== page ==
CGI Photo by Taylor Davidson / Clinton Global Initiative.
Taylor Davidson / Clinton Global Initiative

One thing that was obvious about the Clinton Global Initiative (CGI) annual confab in New York City last week is that former president Bill Clinton really knows how to pull in the financial commitments from corporate and philanthropic players. Whether you liked or disliked Clinton’s performance while in office, there’s no question that he has mastered the art of harnessing private-sector muscle—in the form of dollars, publicity, credibility—behind CGI priorities.

Part of it is Clinton’s ability to confidently weigh in on nearly any aspect of humanitarian or economic policy while showing that he understands where all the various interest groups on a given issue are coming from. Last week in the online publication UN Dispatch, blogger Penelope Chester noted, “Those who have been following President Clinton and have had a chance to hear him speak before know that he has an uncanny ability to speak authoritatively about essentially any subject under the sun.” For example, during a CGI roundtable with bloggers, Clinton expounded on a constellation of issues:

  • Haiti: “It’s a tough world out there, and the international community has not given all the money it promised to give. When there was a political slowdown occasioned by the last election and its aftermath, it in effect operated as an excuse for donors not to pony up. But if we get more donor money this year and we keep the economics going right—and we’ve got a lot of interest—I think it’s going to be really good.” He added later, “We’ve got a shot . . . but we need more money.”
  • Climate Change and Refugees: “I think that you have to assume that because of climate change, there are going be a lot more refugees . . . and that the laws which exist, and the systems of support that exist, not just the U.S. but elsewhere, were basically built for a different time when you might have a surge of refugees from this country or a surge from that country, because of a particular political upheaval or a particular natural disaster. And that’s almost certainly going to not work now.”
  • Israel and Palestine: “The two great tragedies in modern Middle Eastern politics, which make you wonder if God wants Middle East peace or not, were Rabin’s assassination and Sharon’s stroke. . . . The Israelis always wanted two things that once it turned out they had, it didn’t seem so appealing to Mr. Netanyahu. . . . Now that they have those things [a credible Palestinian government on the West Bank and efforts by its neighbors such as Saudi Arabia to work toward normalization of relations with Israel], they don’t seem so important to this current Israeli government.”
  • Cutting the Deficit: “I personally don’t believe we ought to be raising taxes or cutting spending until we get this economy off the ground. If we cut government spending, which I normally would be very inclined to do when the deficit’s this big, with interest rates already near zero, you can’t get the benefits out of it. . . . [W]hat I’d like to see them do is come up with a bipartisan approach, starting with the payroll tax cuts because they have the biggest return.”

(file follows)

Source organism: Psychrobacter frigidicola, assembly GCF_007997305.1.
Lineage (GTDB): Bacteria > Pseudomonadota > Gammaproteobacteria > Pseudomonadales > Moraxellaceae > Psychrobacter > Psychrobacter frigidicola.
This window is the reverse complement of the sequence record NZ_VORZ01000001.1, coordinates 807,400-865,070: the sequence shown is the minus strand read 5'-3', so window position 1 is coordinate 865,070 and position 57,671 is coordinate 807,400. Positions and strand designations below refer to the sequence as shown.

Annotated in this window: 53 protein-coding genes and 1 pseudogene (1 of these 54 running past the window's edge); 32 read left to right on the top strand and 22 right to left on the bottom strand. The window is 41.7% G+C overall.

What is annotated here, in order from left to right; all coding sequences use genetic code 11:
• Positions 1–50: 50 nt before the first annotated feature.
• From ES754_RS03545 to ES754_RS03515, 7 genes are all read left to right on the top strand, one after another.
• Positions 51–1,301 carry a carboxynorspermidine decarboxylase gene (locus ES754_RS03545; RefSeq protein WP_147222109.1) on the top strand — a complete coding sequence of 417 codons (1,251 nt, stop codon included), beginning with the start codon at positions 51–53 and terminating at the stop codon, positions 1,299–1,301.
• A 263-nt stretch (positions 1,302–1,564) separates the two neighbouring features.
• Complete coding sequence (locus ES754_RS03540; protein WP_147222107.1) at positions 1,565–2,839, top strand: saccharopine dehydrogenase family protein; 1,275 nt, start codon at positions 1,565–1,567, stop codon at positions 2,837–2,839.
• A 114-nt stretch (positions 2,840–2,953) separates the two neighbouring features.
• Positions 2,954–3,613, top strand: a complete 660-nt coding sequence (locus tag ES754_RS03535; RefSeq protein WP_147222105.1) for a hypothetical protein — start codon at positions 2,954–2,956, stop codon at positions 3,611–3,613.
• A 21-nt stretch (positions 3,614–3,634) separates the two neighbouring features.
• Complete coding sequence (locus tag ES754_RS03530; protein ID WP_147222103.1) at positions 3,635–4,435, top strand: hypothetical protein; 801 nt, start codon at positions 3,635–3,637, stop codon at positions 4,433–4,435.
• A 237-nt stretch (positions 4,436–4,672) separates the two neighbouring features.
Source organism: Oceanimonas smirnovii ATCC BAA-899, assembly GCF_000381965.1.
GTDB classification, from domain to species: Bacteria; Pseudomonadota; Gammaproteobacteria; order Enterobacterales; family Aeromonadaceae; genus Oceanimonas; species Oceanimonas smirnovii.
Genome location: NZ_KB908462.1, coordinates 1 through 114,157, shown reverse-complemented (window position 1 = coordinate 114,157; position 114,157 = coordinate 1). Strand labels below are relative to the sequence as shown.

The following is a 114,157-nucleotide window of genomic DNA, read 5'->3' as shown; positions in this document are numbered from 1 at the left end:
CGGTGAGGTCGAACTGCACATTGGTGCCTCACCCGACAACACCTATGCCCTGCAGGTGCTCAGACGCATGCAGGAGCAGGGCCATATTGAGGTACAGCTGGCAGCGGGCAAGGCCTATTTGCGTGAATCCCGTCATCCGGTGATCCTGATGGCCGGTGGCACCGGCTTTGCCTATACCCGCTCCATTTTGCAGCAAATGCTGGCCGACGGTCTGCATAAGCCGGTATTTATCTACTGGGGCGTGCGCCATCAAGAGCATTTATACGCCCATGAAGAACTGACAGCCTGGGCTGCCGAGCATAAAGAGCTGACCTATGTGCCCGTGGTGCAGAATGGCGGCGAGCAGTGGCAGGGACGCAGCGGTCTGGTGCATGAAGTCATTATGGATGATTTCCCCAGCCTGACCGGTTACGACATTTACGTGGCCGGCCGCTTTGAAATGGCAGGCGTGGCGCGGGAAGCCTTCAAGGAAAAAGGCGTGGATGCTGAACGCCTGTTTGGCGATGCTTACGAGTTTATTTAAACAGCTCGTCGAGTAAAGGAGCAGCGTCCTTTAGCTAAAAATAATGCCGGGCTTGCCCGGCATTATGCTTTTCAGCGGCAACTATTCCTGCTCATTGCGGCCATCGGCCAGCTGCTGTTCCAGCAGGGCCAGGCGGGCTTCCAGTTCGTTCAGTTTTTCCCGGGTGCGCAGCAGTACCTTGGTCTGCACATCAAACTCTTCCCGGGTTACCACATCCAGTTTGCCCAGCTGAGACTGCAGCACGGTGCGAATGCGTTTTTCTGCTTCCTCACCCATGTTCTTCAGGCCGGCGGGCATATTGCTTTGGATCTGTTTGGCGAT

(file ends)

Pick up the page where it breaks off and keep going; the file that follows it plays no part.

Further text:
• Tea-Party Politics: “You can stand up and say anything and nobody rings a bell if the facts are wrong. There’s no bell ringing. It’s crazy, we’re living in a time when it’s more important than ever to know things. And not just to know facts but to put them in a coherent, sensible pattern. And we live in a time, if you just want to talk about the economy, where the model that works for economic growth and prosperity is cooperation. But the model that works in politics is conflict. . . . You know, there’s not a single solitary example on the planet, not one, of a country that is successful because the economy has triumphed over the government and choked it off and driven the tax rates to zero, driven the regulations to nonexistent and abolished all government programs, except for defense, so people in my income group never have to pay a nickel to see a cow jump over the moon. There is no example of a successful country that looks like that.”
  • Dancing with the Stars”: “This is interesting—actually they contacted me once about [appearing on the show]. . . . And I told them I didn’t have the time to train for it. You know, you actually go out there and train—you really work at it. . . . Hillary said to me, ‘You know, when I’m not secretary of state anymore, we should go take dancing lessons.’ So we’ll start with the tango.”

The former president’s remarks at the CGI bloggers’ roundtable will sound familiar to anyone who has seen first-hand a Bill Clinton performance during his tenure as POTUS. I was there to witness his stunning no-notes introductory remarks at the first and only White House Conference on Philanthropy in 1999, where he made donors and foundations squirm by calling for higher levels of charitable giving by the rich and, as a corollary, higher foundation payout rates. The kind of commentary he delivered at the CGI conference is representative of his remarkable genius: